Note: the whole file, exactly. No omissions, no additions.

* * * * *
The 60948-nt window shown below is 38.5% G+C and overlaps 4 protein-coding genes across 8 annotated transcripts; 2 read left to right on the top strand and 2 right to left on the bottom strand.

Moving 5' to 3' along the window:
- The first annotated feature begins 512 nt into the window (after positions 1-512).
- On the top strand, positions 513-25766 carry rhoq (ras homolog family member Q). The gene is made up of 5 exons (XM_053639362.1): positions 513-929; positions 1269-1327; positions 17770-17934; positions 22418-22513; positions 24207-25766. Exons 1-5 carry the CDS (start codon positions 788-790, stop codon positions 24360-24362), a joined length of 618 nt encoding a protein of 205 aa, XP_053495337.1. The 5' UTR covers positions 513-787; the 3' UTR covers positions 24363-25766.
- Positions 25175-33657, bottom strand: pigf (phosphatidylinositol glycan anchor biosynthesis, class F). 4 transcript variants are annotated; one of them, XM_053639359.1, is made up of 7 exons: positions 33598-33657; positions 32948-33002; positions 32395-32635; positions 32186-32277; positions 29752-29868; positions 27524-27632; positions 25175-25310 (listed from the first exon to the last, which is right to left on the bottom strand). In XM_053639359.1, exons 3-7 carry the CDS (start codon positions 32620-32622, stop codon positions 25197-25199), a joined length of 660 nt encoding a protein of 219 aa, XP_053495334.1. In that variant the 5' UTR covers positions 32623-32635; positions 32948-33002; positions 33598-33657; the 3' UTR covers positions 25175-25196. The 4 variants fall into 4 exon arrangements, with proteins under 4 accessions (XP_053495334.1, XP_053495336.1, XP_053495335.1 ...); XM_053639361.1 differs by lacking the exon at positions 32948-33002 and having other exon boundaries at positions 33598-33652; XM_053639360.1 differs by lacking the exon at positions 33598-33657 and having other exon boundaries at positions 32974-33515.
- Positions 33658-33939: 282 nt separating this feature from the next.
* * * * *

The 60948-nt window shown below is 38.5% G+C and overlaps 4 protein-coding genes across 8 annotated transcripts; 2 read left to right on the top strand and 2 right to left on the bottom strand.

Moving 5' to 3' along the window:
- The first annotated feature begins 512 nt into the window (after positions 1-512).
- On the top strand, positions 513-25766 carry rhoq (ras homolog family member Q). The gene is made up of 5 exons (XM_053639362.1): positions 513-929; positions 1269-1327; positions 17770-17934; positions 22418-22513; positions 24207-25766. Exons 1-5 carry the CDS (start codon positions 788-790, stop codon positions 24360-24362), a joined length of 618 nt encoding a protein of 205 aa, XP_053495337.1. The 5' UTR covers positions 513-787; the 3' UTR covers positions 24363-25766.
- Positions 25175-33657, bottom strand: pigf (phosphatidylinositol glycan anchor biosynthesis, class F). 4 transcript variants are annotated; one of them, XM_053639359.1, is made up of 7 exons: positions 33598-33657; positions 32948-33002; positions 32395-32635; positions 32186-32277; positions 29752-29868; positions 27524-27632; positions 25175-25310 (listed from the first exon to the last, which is right to left on the bottom strand). In XM_053639359.1, exons 3-7 carry the CDS (start codon positions 32620-32622, stop codon positions 25197-25199), a joined length of 660 nt encoding a protein of 219 aa, XP_053495334.1. In that variant the 5' UTR covers positions 32623-32635; positions 32948-33002; positions 33598-33657; the 3' UTR covers positions 25175-25196. The 4 variants fall into 4 exon arrangements, with proteins under 4 accessions (XP_053495334.1, XP_053495336.1, XP_053495335.1 ...); XM_053639361.1 differs by lacking the exon at positions 32948-33002 and having other exon boundaries at positions 33598-33652; XM_053639360.1 differs by lacking the exon at positions 33598-33657 and having other exon boundaries at positions 32974-33515.
- Positions 33658-33939: 282 nt separating this feature from the next.